Although the simulations showed that MCCC could deal well under impulsive noise, using the complex correntropy as a cost function includes a new free parameter that is the kernel size. This is what motivated the development of the adaptive kernel size strategies showed in this paper. However, each adaptive kernel size strategy still needs a kernel parameter as the updates Eq. (30) for the AMCCC, (31) for the SMCCC, and (36) for the CVKW. The choice of this value had showed also important in the methods performance. Also, since all methods presented in this paper are based in the optimization using a gradient ascendant, the analysis of the step size choice in the algorithm performance is relevant. Figures 6, 7, and 8 shows the WSNR performance of each proposed adaptive kernel size strategies with the MCCC as a function of the kernel size σ and step size μ. As one can notice, the performance is strict related to the choice of both the free parameters: the step μ and the kernel size σ.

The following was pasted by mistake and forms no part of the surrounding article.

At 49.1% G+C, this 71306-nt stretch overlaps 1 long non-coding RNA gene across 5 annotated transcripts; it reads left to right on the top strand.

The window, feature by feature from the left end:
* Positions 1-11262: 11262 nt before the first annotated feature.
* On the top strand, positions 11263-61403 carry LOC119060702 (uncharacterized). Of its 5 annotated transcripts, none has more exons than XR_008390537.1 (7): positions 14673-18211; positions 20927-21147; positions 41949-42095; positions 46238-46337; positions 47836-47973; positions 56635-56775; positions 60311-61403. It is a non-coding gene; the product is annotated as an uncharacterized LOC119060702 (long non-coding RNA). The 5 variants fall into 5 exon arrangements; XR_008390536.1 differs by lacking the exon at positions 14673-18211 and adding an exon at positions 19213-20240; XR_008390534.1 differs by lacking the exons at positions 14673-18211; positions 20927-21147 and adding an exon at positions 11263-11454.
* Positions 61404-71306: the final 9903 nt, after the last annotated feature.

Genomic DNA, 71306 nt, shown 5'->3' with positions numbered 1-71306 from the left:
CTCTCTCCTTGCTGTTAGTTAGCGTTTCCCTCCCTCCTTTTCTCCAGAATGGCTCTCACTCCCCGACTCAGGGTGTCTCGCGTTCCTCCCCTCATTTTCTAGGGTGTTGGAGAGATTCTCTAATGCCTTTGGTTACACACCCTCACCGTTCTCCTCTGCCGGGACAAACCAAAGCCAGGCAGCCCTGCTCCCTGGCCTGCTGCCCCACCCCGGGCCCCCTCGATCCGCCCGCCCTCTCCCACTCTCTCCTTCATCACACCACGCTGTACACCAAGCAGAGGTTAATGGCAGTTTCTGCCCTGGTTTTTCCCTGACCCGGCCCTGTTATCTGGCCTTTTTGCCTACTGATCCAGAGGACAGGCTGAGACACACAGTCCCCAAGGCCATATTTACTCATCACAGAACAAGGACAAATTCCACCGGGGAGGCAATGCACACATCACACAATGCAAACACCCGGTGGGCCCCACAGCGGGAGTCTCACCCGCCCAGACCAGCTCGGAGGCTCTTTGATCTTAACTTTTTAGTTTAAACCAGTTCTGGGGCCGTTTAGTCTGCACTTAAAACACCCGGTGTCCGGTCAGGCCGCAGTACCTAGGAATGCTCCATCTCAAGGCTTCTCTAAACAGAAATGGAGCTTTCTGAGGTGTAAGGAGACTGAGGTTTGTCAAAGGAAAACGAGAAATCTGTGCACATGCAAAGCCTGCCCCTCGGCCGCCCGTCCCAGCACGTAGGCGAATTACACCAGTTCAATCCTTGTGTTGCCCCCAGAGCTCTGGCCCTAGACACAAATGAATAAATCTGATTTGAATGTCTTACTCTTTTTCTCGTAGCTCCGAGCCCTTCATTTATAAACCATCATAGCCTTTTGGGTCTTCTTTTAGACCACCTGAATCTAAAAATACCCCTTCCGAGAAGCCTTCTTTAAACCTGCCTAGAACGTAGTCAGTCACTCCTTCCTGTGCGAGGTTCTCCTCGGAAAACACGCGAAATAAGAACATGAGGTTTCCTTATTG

Fig. 6
figure6

WSNR performance of the AMCCC algorithm as a function of the kernel size parameter σ and the gradient step size μ. The noise environment is model by a stable distribution with α=1.5 and GSNR = 20 dB

Fig. 7
figure7

WSNR performance of the SMCCC algorithm as a function of the kernel size parameter σ and the gradient step size μ. The noise environment is model by a stable distribution with α=1.5 and GSNR = 20 dB

Fig. 8
figure8

WSNR performance of the CVKW algorithm as a function of the kernel size parameter σ and the gradient step size μ. The noise environment is model by a stable distribution with α=1.5 and GSNR = 20 dB

In summary, the use of the complex correntropy as a cost function in a gradient ascendant strategy has shown a valid approach to deal with system identification problems in non-Gaussian noise environments, achieving better results than the classical CLMS solution. Even that the adaptive kernel size strategies could overcome the performance of the MCCC with a fixed kernel size, the dependence of free parameters is still present.